Just about all of them. I never sit down to write a song about a topic, ever. It nearly always just comes out. And it usually comes out reflecting the intensity within me about something. So even a song like ‘government walls’ which is extensively a government song, was about my anger of living in Manchester and seeing John Stalker basically getting stitched up because he was investigating shoot to kill policy. So even though it was a political song, it was more personal about my anger. As I say I was living in Manchester and he was a Manchester cop, clearly honest, maybe too honest and it got me angry so I wrote a political song. I don’t write many political songs, probably a handful in thirty years, but they come from being angry enough or emotional enough to write it. Nearly all of my songs come that way. And the ones that don’t, come from my unconscious and I don’t even know what I’m writing about. Often I’ll find out a year later. But most of the time I don’t really have a clue what I’m doing?! I’m not a writer to order and it doesn’t come from the conscious part of my brain at all. It reminds me of a fantastic story I heard of a woman living in America who’s considered one of the greatest poets. She is in her eighties now but she describes how when she was in her teens and twenties she was working in the fields and how she could hear poems come rumbling down the hillside like a creature, and have to run as fast as she could to her house and grab a pen and paper to catch the poem. Sometimes she’d make it back and other times she felt the poem pass through her and disappear into the countryside looking for somebody else. When she did catch it she was able to write the complete perfect poem in five minutes or so. Other times she felt it passing through her and she’d literally grab it by the tail and pull it back into her body and write with her other hand as she was pulling it back, and then write it down perfectly but in reverse order. I thought that was the most example of a physical muse I have ever heard.
In the song “Pressures on” off the Wah Wah album you sing “Love is at the heart of everything.” Is this something you strongly believe?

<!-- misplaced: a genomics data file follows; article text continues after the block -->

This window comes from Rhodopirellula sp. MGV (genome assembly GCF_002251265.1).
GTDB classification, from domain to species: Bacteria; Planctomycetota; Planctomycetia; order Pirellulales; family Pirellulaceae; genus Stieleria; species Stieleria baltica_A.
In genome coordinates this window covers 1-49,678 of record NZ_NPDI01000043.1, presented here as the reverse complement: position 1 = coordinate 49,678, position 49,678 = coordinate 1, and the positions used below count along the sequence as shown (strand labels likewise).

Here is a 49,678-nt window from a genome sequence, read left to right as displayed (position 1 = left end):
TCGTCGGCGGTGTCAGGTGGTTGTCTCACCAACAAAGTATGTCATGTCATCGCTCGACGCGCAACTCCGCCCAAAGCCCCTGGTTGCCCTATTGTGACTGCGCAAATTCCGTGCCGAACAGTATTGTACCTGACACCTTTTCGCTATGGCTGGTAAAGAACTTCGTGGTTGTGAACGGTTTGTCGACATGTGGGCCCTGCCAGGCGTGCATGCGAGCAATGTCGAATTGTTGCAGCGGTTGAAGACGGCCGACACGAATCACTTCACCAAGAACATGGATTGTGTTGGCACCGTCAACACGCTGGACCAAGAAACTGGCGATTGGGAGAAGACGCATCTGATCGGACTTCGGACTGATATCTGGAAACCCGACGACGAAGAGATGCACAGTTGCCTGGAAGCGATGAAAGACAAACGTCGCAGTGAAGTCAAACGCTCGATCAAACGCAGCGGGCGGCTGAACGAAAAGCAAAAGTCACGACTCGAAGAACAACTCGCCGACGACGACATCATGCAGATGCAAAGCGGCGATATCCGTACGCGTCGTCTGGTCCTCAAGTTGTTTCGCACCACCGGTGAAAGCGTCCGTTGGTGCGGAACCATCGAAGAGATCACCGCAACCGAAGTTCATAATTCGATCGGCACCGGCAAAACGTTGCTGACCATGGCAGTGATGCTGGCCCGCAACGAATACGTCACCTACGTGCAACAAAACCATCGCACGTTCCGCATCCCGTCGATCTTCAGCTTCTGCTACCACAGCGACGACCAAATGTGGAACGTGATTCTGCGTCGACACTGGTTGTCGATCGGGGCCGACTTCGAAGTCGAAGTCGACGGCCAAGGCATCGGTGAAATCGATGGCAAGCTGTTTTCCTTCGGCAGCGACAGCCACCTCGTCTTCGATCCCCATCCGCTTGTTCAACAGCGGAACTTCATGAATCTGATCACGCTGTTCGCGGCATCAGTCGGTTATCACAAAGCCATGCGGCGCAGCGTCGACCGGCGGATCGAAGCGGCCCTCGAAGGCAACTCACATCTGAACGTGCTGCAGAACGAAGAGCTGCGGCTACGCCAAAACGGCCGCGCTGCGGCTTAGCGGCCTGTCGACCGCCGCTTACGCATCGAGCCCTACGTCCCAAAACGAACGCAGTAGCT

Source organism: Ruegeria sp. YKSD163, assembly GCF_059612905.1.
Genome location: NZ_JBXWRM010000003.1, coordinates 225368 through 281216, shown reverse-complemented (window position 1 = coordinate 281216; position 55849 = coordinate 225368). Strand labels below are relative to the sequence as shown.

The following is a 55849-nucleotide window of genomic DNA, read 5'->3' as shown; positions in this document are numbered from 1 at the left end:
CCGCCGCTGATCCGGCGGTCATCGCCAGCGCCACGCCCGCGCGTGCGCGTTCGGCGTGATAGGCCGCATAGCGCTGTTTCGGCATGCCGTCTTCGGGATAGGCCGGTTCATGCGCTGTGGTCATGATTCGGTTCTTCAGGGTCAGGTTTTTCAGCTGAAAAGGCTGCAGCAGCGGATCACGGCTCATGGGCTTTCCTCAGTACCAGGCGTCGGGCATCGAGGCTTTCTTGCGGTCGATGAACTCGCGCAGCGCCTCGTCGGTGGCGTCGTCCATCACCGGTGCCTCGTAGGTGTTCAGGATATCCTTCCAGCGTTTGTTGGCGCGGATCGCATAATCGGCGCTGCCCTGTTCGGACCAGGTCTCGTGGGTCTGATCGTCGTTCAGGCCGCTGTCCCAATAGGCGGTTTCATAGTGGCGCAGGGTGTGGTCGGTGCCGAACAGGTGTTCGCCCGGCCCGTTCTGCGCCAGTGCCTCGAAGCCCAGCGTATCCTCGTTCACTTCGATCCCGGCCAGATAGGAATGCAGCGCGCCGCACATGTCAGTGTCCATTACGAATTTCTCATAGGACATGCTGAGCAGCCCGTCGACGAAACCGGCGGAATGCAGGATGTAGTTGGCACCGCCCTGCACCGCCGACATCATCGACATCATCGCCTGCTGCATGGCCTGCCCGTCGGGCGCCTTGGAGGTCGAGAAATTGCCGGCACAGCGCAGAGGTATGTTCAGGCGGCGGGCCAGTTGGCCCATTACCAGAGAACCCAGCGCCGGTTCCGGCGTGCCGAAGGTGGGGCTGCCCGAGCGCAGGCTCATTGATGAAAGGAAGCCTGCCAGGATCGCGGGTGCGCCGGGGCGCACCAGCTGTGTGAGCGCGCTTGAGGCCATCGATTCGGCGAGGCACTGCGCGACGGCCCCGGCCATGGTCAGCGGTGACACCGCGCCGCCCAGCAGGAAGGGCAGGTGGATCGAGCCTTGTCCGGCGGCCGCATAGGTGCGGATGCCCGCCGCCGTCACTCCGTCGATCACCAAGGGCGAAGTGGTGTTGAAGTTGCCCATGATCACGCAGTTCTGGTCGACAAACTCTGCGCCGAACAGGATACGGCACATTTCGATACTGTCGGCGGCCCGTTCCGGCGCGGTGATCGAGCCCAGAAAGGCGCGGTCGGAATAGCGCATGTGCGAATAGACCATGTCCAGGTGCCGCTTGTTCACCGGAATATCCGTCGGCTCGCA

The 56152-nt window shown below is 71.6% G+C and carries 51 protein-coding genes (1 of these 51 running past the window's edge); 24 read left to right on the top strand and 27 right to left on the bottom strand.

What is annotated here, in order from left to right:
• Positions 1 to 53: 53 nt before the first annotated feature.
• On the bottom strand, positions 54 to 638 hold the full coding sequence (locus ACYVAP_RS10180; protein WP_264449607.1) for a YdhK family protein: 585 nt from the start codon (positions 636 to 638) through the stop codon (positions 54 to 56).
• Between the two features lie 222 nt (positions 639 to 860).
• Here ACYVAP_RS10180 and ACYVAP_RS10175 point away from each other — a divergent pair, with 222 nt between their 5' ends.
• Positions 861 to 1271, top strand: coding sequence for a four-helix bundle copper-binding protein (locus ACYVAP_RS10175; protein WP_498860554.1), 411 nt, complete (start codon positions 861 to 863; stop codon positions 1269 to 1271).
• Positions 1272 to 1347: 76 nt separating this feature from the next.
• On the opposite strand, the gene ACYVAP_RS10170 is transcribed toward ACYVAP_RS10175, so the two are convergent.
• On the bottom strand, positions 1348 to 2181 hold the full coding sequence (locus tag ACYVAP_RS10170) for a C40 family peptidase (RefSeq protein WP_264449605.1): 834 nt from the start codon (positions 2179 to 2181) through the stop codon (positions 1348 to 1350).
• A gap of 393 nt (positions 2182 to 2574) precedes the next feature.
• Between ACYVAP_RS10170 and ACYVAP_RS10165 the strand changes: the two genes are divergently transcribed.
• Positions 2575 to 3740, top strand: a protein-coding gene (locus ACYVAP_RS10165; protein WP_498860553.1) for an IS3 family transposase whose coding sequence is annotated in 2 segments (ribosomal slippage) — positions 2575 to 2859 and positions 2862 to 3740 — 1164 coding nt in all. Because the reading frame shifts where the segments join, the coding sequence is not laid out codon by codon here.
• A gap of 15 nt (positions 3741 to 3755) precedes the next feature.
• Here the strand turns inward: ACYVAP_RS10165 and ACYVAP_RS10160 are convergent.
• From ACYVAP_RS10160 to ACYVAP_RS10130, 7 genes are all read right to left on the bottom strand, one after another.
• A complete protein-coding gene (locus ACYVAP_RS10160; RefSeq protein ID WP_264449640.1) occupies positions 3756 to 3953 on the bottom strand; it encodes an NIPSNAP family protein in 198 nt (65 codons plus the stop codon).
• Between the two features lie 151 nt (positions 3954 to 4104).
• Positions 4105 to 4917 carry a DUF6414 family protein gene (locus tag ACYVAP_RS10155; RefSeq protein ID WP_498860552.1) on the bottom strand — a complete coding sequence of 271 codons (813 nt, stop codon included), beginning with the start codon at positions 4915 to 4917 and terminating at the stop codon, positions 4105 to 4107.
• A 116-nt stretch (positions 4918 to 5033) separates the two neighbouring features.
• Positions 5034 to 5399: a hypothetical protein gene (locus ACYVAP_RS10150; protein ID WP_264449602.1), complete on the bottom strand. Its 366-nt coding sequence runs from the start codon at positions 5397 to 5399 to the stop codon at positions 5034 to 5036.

Yes it is. But there are hundreds of words for love, just as there should be hundreds of words for snow. There are so many types of love that it can get confusing, but yes, love is at the heart of everything. When we don’t mess around with it this is an incredibly abundant planet. There is food and water here for people and a cycle which is quite remarkable, and I can’t see that as being anything other than benign. Now if you see death as cruel you may disagree. I see death as part of a cycle so in that case I do see love as being at the heart of everything. But I’ve just had a very interesting lesson where I know someone who brought up their son with complete unconditional love, in a certain kind of way. But it was unconditional love without boundaries and it didn’t do him any good. So again, love can be abused just as anything else can. It must come with a discipline. One of my favourite quotes which I used in a song is “Are you disciplined enough to be free?”
It always amazed me when I saw thousands of James fans singing along to lyrics of such tender and philosophical subjects. I don’t know of another band which has done that on such a scale, if at all. Almost like a modern day equivalent of healing ones-self through tribal chants. Were you aware that something very special and unique was taking place?
Yes! I mean I have been touched by music in the same way. There are other people making music who have touched me in the same way … from Patti Smith to Leonard Cohen. That’s what I was always interested in … the way it hit people.